Toni also speaks as someone who experienced years of hunger insecurity, both as a child and as a parent. This partly due to local government actions that ravaged the Hill District neighborhood.
In building the Civic Arena the City of Pittsburgh and the Urban Redevelopment Authority shattered a diverse community. They bulldozed hundreds of homes and businesses, displacing 8,000 people in 1961, the very same year Toni was born.
The “urban renewal” that tore apart many low-income and black communities destroyed thousands of people’s livelihoods and community networks forever. This plunged many of these families into poverty. Although her mother often worked more than full time, there were years her own family would not have made it without safety net programs such as food stamps.
Toni spoke with passionate rejection of the stigmas that came along with that hard-working poverty and the use of such programs. “I remember that my mother often would have to run around the house hiding the television, the phone, the toaster because if the case workers saw those things they would look at us like we really didn’t deserve those benefits.” She remains emphatic that such programs are earned by low-wage workers, but should be a human right for everyone, whether or not they can work.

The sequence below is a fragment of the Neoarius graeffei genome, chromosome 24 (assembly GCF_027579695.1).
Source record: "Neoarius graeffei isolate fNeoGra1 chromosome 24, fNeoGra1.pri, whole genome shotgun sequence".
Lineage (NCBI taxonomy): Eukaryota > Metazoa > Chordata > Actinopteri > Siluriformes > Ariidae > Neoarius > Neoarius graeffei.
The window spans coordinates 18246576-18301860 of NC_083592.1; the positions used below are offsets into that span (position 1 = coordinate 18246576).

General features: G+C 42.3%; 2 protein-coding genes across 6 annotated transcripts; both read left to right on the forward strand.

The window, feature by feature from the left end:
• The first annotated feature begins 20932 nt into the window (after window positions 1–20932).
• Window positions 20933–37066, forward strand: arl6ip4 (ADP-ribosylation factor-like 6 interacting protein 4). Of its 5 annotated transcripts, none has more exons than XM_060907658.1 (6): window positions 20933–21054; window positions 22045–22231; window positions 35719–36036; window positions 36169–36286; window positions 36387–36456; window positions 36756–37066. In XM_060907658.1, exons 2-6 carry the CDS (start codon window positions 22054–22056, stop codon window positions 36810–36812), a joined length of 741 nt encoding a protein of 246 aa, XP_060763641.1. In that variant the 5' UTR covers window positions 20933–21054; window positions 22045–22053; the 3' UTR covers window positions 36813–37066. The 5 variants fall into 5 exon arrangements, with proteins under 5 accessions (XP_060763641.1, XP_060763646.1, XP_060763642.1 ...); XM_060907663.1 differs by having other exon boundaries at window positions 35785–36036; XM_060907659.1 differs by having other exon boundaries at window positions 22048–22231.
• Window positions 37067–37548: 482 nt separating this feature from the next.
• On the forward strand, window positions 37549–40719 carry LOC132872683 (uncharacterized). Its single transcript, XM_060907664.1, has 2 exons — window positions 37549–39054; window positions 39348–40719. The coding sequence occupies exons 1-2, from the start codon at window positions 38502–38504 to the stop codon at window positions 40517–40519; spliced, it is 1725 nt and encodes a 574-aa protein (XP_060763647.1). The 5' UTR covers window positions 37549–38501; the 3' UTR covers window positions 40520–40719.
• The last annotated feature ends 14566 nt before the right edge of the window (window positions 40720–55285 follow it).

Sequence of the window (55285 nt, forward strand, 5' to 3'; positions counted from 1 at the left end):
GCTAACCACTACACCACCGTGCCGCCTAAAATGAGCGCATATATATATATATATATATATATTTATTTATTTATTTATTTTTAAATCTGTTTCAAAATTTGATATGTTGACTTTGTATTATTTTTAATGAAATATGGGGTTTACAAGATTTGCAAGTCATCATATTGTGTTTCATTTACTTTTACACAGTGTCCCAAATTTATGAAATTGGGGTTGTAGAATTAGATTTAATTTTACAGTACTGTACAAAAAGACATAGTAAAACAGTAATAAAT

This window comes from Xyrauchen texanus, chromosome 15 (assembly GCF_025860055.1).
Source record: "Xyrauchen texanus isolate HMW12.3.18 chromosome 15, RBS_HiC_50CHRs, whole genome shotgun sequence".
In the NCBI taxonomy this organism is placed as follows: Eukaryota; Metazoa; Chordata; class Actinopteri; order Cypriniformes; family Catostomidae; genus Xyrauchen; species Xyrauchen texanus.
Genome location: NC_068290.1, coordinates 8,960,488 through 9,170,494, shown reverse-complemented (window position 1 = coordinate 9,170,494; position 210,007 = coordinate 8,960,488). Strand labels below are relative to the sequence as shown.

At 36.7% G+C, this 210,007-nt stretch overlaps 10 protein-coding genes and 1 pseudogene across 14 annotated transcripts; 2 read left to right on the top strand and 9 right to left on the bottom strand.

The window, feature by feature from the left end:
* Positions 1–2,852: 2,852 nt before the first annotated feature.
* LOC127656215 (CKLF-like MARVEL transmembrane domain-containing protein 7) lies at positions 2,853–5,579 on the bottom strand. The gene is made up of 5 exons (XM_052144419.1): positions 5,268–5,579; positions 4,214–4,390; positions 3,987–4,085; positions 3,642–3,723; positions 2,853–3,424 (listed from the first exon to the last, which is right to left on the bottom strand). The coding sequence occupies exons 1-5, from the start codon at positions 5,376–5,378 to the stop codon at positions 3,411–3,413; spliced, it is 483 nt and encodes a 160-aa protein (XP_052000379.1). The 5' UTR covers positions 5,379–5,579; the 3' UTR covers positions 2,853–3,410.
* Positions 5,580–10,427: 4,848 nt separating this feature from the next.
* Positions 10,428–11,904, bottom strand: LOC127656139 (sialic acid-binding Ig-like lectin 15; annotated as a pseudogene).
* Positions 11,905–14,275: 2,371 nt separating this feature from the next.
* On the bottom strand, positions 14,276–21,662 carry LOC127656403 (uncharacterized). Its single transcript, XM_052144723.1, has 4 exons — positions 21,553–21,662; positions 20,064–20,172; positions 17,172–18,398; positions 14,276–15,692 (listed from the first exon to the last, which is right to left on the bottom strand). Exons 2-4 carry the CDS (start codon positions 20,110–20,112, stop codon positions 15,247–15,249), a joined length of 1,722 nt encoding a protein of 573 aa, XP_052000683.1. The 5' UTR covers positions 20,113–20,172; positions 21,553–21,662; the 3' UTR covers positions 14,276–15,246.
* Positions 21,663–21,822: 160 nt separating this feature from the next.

Toni’s struggles as a child inspired her to care for others. Thanks to the Job Training Act of 1982, which paid for tuition and books, Toni graduated from the Connelly School of Nursing with an LPN. It took time for her to find a job after graduating and she once more relied on food stamps during that year to care for her own children. But she soon found a job as nurse working with older people, and gerontology remained her passion throughout her career.
Although Toni has now retired from nursing, she is more determined than ever to nurture her community. When she returned to school for a psychology degree, she found that many of her fellow students were going hungry. So she developed a school meal plan for low-income students that the entire CCAC system will adopt next year.
When she came to her first Power of the Pen organized by Just Harvest in March, she made up her mind to become a Just Harvest member. She is determined to help organize and fight for policy solutions to hunger, which she asserts is entirely preventable.
Toni has since represented Just Harvest in public hearings, in meetings with state legislators, and at rallies for a living wage, general assistance, and dedicated funding for public transit.
“If you’ve ever suffered from hunger, you want to give back. I want to be an advocate and open doors for the next generation.”
Help address the root causes of hunger. Stand by Toni as a Just Harvest member.